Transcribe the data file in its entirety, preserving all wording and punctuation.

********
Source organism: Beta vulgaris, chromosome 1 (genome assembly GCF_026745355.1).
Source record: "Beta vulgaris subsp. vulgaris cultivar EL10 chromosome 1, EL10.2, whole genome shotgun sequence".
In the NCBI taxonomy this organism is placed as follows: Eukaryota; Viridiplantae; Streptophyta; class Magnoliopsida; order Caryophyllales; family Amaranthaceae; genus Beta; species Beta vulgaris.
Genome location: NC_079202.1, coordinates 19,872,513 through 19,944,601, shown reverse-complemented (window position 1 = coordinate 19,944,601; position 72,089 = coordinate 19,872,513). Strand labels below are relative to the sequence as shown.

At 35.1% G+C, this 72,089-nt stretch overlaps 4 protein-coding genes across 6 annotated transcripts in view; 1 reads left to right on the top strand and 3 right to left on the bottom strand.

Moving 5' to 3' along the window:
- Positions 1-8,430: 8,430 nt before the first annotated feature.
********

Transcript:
Source organism: Beta vulgaris, chromosome 1 (genome assembly GCF_026745355.1).
Source record: "Beta vulgaris subsp. vulgaris cultivar EL10 chromosome 1, EL10.2, whole genome shotgun sequence".
In the NCBI taxonomy this organism is placed as follows: Eukaryota; Viridiplantae; Streptophyta; class Magnoliopsida; order Caryophyllales; family Amaranthaceae; genus Beta; species Beta vulgaris.
Genome location: NC_079202.1, coordinates 19,872,513 through 19,944,601, shown reverse-complemented (window position 1 = coordinate 19,944,601; position 72,089 = coordinate 19,872,513). Strand labels below are relative to the sequence as shown.

At 35.1% G+C, this 72,089-nt stretch overlaps 4 protein-coding genes across 6 annotated transcripts in view; 1 reads left to right on the top strand and 3 right to left on the bottom strand.

Moving 5' to 3' along the window:
- Positions 1-8,430: 8,430 nt before the first annotated feature.